What if you could eliminate meetings from just one day a week? What about two days a week? How much more productive would you be without having to dash from one conference room to another, back to back?
For Walker & Company CEO, Tristan Walker, this isn’t just a dream, it’s his hard-fought, hard-earned reality. Sitting at the helm of a beauty industry disruptor can feel like fire fighting — everyone wants you for something and there is almost always a crisis. 12 hour days are not out of the ordinary for start-up founders, well, except for Walker.
“I wake up at 6 a.m. every morning. I’m at my gym by 6:20, then I’ll feed my kid before he goes to daycare with my wife. I’m usually at the office by 8:30 a.m. and that’s when I first check email,” Walker told me. “Then I’m usually home between 6 and 6:30 p.m. every day. Every night I will feed and put my son to bed.”
Wait, huh? How does he do that?! I’m not even a CEO and I can barely set those kinds of boundaries.
Yes, “meeting-free days” — plural.
“I actually don’t have email on my phone. I don’t want to be tethered to it, so I check email when I’m in the office. Usually Mondays, Thursdays, and Fridays I try to take zero meetings so I can get work done,” said Walker. “Tuesdays and Wednesdays it’s usually back-to-back-to-back meetings.”
Packing two days full of meetings is the price he pays for the three days of relatively uninterrupted work. And while you may think that this is something only a CEO can do, think again. Establishing meeting free days is something we can all do by fiercely guarding our Google calendar and making some compromises.
Before we dive into how to establish a meeting-free day, let’s take a look at the benefits. According to Walker, it’s about minimizing distractions and exercising discipline.
“I was always notoriously bad at process because I’ve always been a big-thinker kind of guy. In order to be most effective in my job, I have to really understand process. I try to be very disciplined and diligent as a leader for my team so that they can build something world class.”
Plus, it offers dedicated time for brainstorming, project execution, revisions, and perfection.
- Make the Commitment: “To start, I blocked off every Wednesday on a recurring basis on my calendar. That way, when people used my online scheduling system, Wednesday simply wasn’t an option,” writes Saunders. “Making a meeting-free day a recurring event instead of picking the day week by week increased my chances of setting boundaries and following through.”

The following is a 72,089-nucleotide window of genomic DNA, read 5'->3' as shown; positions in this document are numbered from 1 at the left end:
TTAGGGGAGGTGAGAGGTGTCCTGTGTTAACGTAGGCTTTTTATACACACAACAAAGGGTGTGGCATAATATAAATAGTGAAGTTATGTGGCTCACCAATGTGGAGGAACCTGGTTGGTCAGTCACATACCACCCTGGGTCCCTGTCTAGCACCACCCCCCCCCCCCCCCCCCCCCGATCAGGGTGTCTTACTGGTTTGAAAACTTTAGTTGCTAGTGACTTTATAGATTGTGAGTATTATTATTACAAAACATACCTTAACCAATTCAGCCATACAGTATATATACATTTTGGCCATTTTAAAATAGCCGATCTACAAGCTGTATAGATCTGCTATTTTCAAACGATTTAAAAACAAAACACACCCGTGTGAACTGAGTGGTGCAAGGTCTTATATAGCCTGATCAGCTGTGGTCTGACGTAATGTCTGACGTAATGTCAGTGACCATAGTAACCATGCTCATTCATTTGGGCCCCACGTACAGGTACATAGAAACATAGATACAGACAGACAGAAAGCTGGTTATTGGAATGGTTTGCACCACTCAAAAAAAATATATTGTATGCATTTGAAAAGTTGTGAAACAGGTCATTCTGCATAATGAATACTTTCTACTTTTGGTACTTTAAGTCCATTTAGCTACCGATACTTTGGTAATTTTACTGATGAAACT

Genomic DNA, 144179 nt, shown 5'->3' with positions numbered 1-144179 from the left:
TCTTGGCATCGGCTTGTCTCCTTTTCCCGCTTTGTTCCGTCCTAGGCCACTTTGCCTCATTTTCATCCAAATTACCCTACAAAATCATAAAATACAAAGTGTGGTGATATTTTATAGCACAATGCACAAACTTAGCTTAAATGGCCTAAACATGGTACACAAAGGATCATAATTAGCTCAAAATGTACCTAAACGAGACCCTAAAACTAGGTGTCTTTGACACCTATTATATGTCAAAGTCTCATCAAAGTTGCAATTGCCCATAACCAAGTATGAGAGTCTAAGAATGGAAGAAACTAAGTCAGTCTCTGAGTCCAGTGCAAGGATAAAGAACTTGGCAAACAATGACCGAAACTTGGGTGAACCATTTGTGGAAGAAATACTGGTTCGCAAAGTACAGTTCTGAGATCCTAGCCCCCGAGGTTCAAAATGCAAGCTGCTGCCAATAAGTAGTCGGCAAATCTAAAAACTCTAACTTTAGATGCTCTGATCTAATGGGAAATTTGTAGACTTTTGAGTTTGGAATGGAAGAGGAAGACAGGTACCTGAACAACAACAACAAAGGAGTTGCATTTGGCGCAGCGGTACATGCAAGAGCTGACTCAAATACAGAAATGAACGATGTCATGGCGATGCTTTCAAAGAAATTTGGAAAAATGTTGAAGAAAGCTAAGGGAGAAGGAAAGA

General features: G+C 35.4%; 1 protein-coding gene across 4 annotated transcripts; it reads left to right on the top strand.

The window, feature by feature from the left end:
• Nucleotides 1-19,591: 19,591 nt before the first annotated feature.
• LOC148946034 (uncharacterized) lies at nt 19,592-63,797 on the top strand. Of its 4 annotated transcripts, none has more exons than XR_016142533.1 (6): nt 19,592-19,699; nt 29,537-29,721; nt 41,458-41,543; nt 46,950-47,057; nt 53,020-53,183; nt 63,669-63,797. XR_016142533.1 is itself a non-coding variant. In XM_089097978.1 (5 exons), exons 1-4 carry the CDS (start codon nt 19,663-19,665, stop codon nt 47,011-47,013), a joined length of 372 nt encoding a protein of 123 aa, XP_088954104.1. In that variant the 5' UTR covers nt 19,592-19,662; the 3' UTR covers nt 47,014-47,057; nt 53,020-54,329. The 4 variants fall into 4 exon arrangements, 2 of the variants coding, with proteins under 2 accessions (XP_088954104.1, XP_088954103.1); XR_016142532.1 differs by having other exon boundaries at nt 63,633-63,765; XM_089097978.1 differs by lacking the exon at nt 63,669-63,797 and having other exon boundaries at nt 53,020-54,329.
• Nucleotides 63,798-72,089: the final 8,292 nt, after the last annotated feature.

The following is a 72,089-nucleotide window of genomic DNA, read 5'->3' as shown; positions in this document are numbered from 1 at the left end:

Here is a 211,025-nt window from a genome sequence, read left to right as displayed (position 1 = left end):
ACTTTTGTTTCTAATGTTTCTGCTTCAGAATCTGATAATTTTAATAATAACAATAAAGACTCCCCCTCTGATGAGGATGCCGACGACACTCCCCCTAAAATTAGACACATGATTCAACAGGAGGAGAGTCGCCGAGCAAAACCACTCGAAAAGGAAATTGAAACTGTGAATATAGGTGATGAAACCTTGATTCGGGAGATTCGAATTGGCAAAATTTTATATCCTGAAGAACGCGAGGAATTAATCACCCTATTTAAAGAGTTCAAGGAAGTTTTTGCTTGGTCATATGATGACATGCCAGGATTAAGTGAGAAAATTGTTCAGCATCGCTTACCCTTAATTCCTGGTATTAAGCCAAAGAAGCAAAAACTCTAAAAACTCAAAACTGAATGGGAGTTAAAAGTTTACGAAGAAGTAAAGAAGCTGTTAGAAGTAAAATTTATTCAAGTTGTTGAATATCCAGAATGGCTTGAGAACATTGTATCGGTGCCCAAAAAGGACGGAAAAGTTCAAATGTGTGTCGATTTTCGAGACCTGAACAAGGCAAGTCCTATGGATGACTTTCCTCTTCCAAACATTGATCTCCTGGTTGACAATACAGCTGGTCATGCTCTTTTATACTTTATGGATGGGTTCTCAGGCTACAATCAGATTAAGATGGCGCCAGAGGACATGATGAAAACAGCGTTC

- Retrain Others: “Discuss your strategy with close colleagues and your boss. That conversation can include why you see this as an important part of your schedule and what people can expect from you not only in terms of meetings but also in terms of communication, such as when you will (or won’t) be available on email. The goal is uninterrupted focus.”
- Pick Your Work Wisely: “You’ll get the most out of your meeting-free day when you use it for the right type of work. Work on projects that require focus and high-level thinking, such as writing, strategic thinking, analysis, coding, designing, or a project with a lot of complexity.”
- Ignore Routine Tasks and Email: “You’ll feel awkward when you first take on the meeting-free day. There may be some initial discomfort at ignoring or delaying emails and daily tasks so you can focus on your planned project. But once you get in the groove and realize how great it feels to get so much done, it will get easier.”
Remember, establishing a meeting-free day isn’t elitist or selfish, it’s a success and survival tactic. As an employee, no matter at what level, you have to put processes and systems in place that help you do your best work. Adopting the practices of 24-7 workaholic colleagues isn’t smart, nor is trying to conform to the work style of your boss. You have to create a work style that is best for you. If you’re swamped and dread looking at your calendar of non-stop conference calls, consider a trying out meeting-free day.